A Better Way to Stand out in College Admissions!May 04, 2022
"To get into this university, we chose to detach ourselves from normal human experiences, neglecting our interests, hobbies, robust social lives – anything that couldn't appear on a college application or be touted in an interview. Almost everything in life was subordinate to whatever was necessary to get into college.
Our life’s mission has been to please those who can grant or withhold approval: parents, teachers, coaches, admissions offices and job interviewers. As a result, many of us don’t know what we believe or what matters to us."
— Feb 23rd, 2022 WSJ opinion piece by Julie Hartman, senior at Harvard
There is absolutely another way to approach college admissions! I was so disheartened when I read this piece in the Wall Street Journal. It highlights something I see in high school students every day - they sacrifice everything in an attempt to do it all. Students take on every activity and seize every opportunity to add one more thing to their college application. In the process, they sacrifice sleep, mental health, meaningful relationships, and fun.
Let me explain why this is a bad way to approach college admissions, beyond even the personal sacrifice and unsustainability. Colleges want a diverse class of students NOT necessarily diverse students. So that means, the most effective approach is to determine what your niche is, dive deep into backing that up with meaningful activities, and then use the application to demonstrate exactly how you will fit into the incoming class.
When students take on every activity they possibly can to impress colleges, it confuses their message. What is this student all about? Also, keep in mind that the Common App (the platform you’ll most likely use to actually fill out your application), only provides space for 10 activities. Colleges are going to be focusing on the top ones and skimming over activities 8, 9, 10. Which means that they are giving even less time to extra activities you tried to squeeze into your application by submitting a resume or shoving into the additional information section.
There is a different way to approach college admissions (and life)! Being intentional and focused in your activities can help bring meaning and joy back into your life. AND it can give you the kind of application that will be attractive to schools like Harvard and many others. This means quality over quantity when it comes to activities. Make the admissions officers say “Wow!” when they read activity #1, 2, and 3. Don’t make them attempt to give meaning to 15 different, disjointed activities.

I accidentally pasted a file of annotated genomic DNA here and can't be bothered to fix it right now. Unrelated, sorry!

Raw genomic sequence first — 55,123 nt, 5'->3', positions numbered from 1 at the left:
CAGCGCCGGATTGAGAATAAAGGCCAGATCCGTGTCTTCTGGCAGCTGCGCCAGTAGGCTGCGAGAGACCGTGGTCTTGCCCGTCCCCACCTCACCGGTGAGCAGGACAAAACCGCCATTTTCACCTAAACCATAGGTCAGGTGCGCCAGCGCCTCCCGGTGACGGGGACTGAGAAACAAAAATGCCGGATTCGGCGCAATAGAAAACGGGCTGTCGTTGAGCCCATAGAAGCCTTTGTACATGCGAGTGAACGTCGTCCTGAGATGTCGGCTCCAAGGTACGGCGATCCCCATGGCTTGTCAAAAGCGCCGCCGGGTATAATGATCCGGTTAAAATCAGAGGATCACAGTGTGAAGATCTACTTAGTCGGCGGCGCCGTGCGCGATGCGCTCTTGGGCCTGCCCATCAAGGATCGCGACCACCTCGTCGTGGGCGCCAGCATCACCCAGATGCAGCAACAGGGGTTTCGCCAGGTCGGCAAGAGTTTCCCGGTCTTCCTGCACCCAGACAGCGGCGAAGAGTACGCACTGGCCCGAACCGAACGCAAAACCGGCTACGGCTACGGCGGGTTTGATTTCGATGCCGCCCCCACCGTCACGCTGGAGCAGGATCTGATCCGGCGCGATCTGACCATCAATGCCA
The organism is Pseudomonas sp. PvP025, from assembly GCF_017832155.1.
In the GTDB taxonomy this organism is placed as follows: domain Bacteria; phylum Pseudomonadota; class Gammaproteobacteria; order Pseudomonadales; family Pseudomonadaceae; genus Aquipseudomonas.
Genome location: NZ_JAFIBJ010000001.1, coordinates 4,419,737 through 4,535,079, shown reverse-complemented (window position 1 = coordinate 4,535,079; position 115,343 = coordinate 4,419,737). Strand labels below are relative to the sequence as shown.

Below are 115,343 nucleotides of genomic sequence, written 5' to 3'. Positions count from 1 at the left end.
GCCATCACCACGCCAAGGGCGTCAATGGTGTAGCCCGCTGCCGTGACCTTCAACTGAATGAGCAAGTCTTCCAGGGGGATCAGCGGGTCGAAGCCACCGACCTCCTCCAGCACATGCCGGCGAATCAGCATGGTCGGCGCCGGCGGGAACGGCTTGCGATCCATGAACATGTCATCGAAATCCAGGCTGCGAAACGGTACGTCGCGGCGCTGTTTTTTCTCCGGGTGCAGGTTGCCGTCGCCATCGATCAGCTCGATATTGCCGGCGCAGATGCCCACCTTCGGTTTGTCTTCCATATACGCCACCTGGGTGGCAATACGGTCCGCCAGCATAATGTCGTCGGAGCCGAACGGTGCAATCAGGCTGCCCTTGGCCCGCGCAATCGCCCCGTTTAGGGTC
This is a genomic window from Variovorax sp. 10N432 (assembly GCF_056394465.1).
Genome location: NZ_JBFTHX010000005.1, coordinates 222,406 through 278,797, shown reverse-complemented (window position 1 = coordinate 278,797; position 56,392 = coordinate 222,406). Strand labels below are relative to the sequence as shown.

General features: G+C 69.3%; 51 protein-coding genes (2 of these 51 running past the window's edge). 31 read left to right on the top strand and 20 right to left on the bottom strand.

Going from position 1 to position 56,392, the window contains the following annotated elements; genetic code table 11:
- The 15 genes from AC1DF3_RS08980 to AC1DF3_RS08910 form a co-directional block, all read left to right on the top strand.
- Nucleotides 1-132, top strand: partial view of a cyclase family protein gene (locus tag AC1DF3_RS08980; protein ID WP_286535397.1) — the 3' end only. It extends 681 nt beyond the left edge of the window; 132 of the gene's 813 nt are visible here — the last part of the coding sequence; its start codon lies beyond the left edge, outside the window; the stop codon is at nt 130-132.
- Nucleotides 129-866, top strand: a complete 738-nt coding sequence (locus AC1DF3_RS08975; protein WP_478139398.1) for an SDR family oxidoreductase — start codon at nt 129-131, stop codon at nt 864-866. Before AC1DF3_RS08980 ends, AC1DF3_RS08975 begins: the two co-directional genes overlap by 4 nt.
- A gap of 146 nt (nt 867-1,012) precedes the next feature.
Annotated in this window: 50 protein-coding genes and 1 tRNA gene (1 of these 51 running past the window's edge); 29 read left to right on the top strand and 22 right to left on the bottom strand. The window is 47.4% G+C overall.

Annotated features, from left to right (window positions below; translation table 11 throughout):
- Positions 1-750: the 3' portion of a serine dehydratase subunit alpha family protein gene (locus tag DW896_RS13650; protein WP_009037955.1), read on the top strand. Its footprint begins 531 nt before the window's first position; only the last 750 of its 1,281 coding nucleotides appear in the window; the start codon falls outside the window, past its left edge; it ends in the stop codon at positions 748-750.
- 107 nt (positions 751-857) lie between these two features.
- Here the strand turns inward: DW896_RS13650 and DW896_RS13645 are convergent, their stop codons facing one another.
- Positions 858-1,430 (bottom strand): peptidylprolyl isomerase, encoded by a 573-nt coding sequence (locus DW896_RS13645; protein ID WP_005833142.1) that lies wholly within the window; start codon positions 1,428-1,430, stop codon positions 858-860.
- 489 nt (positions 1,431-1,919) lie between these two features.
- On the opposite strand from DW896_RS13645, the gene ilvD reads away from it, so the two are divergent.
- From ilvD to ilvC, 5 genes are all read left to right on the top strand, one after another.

So how do you approach admissions (and life!) with focus and intentionality? I break this into two stages: discovery and demonstration.
- Discover - Clearly you can’t show colleges what matters most to you if you don’t know the answer yourself. Be intentional about trying new things to see what brings you joy. If you are already a junior or even a senior, it’s not too late. Ask yourself, what are you involved in that really sparks your interest. What common threads connect what you are already doing? What makes you lose all sense of time? What causes do you care deeply about?
- Demonstration - Once you know what drives you, now you need to demonstrate it. Can you start a club or organization? Can you do research? Can you create an independent project? It’s ok to start small and grow the activities over time.
Keep in mind that a college acceptance is just one step in a very long journey in your life. Ask yourself (or your child), can you keep up this pace forever? If you don’t find meaning beyond the next acceptance letter or job offer, will you be able to motivate yourself long term? When you find your why, your drive will take you far beyond your expectations. You will feel rejuvenated, not drained by your efforts.
Want to chat about how I can specifically help your child?
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